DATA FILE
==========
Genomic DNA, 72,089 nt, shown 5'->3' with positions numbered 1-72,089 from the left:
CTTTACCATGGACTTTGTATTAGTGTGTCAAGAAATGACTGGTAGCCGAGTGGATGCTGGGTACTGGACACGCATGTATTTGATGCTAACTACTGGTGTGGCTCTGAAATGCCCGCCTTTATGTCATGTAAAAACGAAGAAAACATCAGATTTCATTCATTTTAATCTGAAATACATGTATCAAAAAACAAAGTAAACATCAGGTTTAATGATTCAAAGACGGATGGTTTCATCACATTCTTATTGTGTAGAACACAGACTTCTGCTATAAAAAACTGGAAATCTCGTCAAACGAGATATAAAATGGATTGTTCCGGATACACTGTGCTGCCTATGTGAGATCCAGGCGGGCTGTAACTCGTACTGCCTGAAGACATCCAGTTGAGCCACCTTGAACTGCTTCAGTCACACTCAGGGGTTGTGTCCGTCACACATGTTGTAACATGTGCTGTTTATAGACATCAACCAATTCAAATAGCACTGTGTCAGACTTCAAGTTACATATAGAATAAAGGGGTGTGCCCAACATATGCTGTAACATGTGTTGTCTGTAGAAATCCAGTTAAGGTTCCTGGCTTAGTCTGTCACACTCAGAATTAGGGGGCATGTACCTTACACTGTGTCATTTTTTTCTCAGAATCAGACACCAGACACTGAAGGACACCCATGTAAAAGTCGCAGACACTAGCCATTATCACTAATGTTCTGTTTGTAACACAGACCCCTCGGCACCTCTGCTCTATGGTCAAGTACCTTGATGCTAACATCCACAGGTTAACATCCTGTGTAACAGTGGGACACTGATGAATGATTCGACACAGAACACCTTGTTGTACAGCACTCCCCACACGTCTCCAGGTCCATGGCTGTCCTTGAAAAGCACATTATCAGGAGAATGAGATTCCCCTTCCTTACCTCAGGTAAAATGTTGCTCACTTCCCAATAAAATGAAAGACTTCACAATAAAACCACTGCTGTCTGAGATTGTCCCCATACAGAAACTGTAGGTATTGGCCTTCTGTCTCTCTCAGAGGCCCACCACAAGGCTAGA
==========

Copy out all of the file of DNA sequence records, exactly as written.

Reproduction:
Genomic DNA, 72,089 nt, shown 5'->3' with positions numbered 1-72,089 from the left:
CTTTACCATGGACTTTGTATTAGTGTGTCAAGAAATGACTGGTAGCCGAGTGGATGCTGGGTACTGGACACGCATGTATTTGATGCTAACTACTGGTGTGGCTCTGAAATGCCCGCCTTTATGTCATGTAAAAACGAAGAAAACATCAGATTTCATTCATTTTAATCTGAAATACATGTATCAAAAAACAAAGTAAACATCAGGTTTAATGATTCAAAGACGGATGGTTTCATCACATTCTTATTGTGTAGAACACAGACTTCTGCTATAAAAAACTGGAAATCTCGTCAAACGAGATATAAAATGGATTGTTCCGGATACACTGTGCTGCCTATGTGAGATCCAGGCGGGCTGTAACTCGTACTGCCTGAAGACATCCAGTTGAGCCACCTTGAACTGCTTCAGTCACACTCAGGGGTTGTGTCCGTCACACATGTTGTAACATGTGCTGTTTATAGACATCAACCAATTCAAATAGCACTGTGTCAGACTTCAAGTTACATATAGAATAAAGGGGTGTGCCCAACATATGCTGTAACATGTGTTGTCTGTAGAAATCCAGTTAAGGTTCCTGGCTTAGTCTGTCACACTCAGAATTAGGGGGCATGTACCTTACACTGTGTCATTTTTTTCTCAGAATCAGACACCAGACACTGAAGGACACCCATGTAAAAGTCGCAGACACTAGCCATTATCACTAATGTTCTGTTTGTAACACAGACCCCTCGGCACCTCTGCTCTATGGTCAAGTACCTTGATGCTAACATCCACAGGTTAACATCCTGTGTAACAGTGGGACACTGATGAATGATTCGACACAGAACACCTTGTTGTACAGCACTCCCCACACGTCTCCAGGTCCATGGCTGTCCTTGAAAAGCACATTATCAGGAGAATGAGATTCCCCTTCCTTACCTCAGGTAAAATGTTGCTCACTTCCCAATAAAATGAAAGACTTCACAATAAAACCACTGCTGTCTGAGATTGTCCCCATACAGAAACTGTAGGTATTGGCCTTCTGTCTCTCTCAGAGGCCCACCACAAGGCTAGA